Small-town storyteller seeks big-time truths

Jessica Fischer • Aug 27, 2011 at 2:08 AM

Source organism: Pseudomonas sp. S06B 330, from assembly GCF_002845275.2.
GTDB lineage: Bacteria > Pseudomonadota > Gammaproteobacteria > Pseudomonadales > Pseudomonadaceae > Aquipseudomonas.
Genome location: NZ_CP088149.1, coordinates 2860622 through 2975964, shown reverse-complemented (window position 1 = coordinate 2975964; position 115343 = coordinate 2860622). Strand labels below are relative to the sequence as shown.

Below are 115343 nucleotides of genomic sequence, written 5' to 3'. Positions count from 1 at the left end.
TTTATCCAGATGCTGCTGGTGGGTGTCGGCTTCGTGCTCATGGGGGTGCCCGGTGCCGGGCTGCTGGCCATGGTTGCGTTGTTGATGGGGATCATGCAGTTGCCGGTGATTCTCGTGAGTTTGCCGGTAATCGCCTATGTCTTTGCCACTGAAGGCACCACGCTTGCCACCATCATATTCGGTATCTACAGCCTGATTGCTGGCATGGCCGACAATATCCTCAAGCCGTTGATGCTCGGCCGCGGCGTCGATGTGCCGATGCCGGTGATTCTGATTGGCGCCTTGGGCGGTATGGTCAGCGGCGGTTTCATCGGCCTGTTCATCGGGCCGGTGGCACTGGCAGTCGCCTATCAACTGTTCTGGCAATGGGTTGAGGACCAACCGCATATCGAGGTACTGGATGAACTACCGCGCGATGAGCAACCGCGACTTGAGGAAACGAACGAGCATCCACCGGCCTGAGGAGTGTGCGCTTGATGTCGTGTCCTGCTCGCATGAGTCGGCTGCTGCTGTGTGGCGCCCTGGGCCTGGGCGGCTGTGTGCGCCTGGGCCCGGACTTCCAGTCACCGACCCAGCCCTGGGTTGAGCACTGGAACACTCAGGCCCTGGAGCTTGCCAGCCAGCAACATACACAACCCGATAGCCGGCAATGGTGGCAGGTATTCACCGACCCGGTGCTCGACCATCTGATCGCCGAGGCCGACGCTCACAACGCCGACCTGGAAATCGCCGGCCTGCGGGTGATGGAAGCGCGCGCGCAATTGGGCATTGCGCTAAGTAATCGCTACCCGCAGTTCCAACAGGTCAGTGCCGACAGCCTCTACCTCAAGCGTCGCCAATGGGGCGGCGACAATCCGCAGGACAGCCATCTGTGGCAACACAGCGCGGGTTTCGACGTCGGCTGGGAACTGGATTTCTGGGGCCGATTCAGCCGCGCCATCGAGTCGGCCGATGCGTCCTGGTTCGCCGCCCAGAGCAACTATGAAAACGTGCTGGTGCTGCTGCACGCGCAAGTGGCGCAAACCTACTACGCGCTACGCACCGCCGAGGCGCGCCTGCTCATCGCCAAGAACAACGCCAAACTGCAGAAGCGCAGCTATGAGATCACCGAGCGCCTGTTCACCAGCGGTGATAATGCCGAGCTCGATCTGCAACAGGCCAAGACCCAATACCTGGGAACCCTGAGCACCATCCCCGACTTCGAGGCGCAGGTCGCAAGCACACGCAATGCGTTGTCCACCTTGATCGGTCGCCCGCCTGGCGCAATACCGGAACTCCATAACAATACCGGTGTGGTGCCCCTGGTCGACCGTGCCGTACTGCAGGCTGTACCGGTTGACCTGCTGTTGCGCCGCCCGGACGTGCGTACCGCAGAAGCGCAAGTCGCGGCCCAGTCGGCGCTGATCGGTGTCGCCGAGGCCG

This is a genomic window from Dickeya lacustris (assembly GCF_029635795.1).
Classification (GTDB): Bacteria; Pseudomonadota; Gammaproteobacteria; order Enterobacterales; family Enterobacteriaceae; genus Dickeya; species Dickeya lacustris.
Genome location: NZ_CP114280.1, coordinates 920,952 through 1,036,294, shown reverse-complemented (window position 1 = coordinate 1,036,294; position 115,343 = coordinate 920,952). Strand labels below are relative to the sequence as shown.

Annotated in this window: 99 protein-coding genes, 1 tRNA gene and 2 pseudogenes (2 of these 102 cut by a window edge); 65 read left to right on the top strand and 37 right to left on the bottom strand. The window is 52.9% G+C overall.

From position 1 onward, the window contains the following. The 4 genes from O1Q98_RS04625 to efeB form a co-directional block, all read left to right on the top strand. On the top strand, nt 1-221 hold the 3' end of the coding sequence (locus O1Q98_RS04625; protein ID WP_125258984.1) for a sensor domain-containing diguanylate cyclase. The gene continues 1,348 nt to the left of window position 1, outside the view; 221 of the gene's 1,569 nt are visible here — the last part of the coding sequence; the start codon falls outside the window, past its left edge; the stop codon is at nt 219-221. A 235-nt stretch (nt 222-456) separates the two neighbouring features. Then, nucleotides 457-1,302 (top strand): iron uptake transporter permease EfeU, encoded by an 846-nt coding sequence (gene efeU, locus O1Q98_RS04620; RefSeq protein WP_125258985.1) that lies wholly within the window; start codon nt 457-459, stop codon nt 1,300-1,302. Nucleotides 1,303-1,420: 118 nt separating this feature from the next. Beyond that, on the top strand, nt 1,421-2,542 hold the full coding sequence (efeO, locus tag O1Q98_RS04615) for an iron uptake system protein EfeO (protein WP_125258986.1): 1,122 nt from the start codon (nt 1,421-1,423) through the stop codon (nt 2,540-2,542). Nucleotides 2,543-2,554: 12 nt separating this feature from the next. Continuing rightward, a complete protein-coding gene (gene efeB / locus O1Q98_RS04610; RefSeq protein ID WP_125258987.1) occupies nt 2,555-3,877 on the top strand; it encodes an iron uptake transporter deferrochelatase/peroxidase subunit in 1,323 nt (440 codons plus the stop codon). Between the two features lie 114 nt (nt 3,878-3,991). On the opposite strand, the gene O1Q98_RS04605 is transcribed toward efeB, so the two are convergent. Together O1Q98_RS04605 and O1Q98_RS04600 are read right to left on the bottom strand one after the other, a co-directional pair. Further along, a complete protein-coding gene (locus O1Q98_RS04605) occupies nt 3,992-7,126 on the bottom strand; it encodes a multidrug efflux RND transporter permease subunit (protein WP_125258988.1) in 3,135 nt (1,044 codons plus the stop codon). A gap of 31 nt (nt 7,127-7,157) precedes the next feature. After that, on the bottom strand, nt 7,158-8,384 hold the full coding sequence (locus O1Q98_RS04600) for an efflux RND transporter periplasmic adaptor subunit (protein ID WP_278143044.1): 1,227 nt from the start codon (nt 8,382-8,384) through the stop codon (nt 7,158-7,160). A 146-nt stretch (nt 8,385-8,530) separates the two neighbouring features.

Years ago, as a teacher, Jim May went to the National Storytelling Festival looking for a tale or two to bring back to his fifth grade class. What he found was a whole new perspective on life that led him to become an Emmy Award-winning storyteller.“I grew up in a very deep dogmatic religious tradition, the Roman Catholic Church,” he explains. “So much of the doctrine is connected with story. Anybody who has grown up with a religious tradition knows myth — the ancient meaning of myth, which is the absolute core of what you hold to be true in the world. As I learned more about storytelling, I saw that these traditional stories are not just simple folk tales about everyday life. They were these great myths that told about the arch of human civilization. That connected with the old stories I had heard growing up.”Having been raised in a tiny farming community in Northern Illinois, May found himself drawn to tales with roots in other rural communities. The Jack tales of Ray Hicks and the folk tales of Jackie Torrence resonated with him at that first festival.“Interestingly enough, you can find that global aspect in stories that Ray Hicks told in North Carolina,” he says. “They have echoes in them.“I think a lot of stories were passed from mouths to ears before written language,” he continues. “Certainly before the printing press, people had to go to some effort to remember these stories. Clearly, there’s an implication that they were really necessary for the survival of the human race. Storytellers went to so much trouble and effort to learn them and pass them on.”May’s own repertoire includes a number of personal stories about his own slice of life growing up on a farm. He also frequently dips into folk tales and myths from around the world. He will share a wide variety of tales as teller in residence for Storytelling Live!, a special seasonal series sponsored by the International Storytelling Center.May will offer daily matinees Aug. 30-Sept. 3 in downtown Jonesborough. All performances begin at 2 p.m. in the Mary B. Martin Storytelling Hall, an intimate theater in the heart of the International Storytelling Center. Tickets are available on a first-come, first-served basis, and reservations are strongly recommended.The storyteller often looks for a personal connection with the folk tales he has collected from around the globe. He has a new story about a marsh creature from 18th-century England that has a surprising link to his life today.“It’s kind of a spooky morality tale about nature,” he says, explaining the ecological and cultural upset that was caused when Dutch engineers drained the English wetlands. “It’s not only creepy and fun, but it has a lot of truth about how the marsh was an important part of people’s lives and how wetlands helped the people survive.“There’s a lot of concern about draining wetlands here in the country to make them available for farming,” he continues, referring to the land around his own farm. “The conservation groups are reclaiming and buying up that property and taking the drains out and returning them back to the marshes. So I’m sort of living out that environmental mortality tale I came upon last year in a collection of folk tales.”During his weeklong residency, May plans to lead a special workshop, “Utilizing Storytelling in Communication,” from 9 to 11 a.m., Thursday, Sept. 1. The workshop is based on the idea that information presented as a narrative — in other words, as a story — is much easier than plain facts for listeners to process and remember. The workshop is appropriate for anyone who wants to learn how to communicate better in their personal or professional lives.Tickets for May’s matinee performances are $12 for adults and $11 for seniors, students and children under 18. Ticket stubs will save audience members 10 percent on same-day dining at Bistro 105, The Cranberry Thistle, The Dining Room, or Main Street Café.The International Storytelling Center is open 10 a.m.-5 p.m., Monday through Saturday.Storytelling Live! is sponsored by Mountain States Health Alliance and Phil Bachman Toyota Scion. Media sponsors are News 5-WCYB, FOX Tri-Cities, Tri-Cities CW4, Johnson City Press, Kingsport Times-News and Citadel Broadcasting.A detailed schedule of the 2011 Storytelling Live! season is available at storytellingcenter.net.For group reservations or more information, call (800) 952-8392 ext. 222 or (423) 913-1276.

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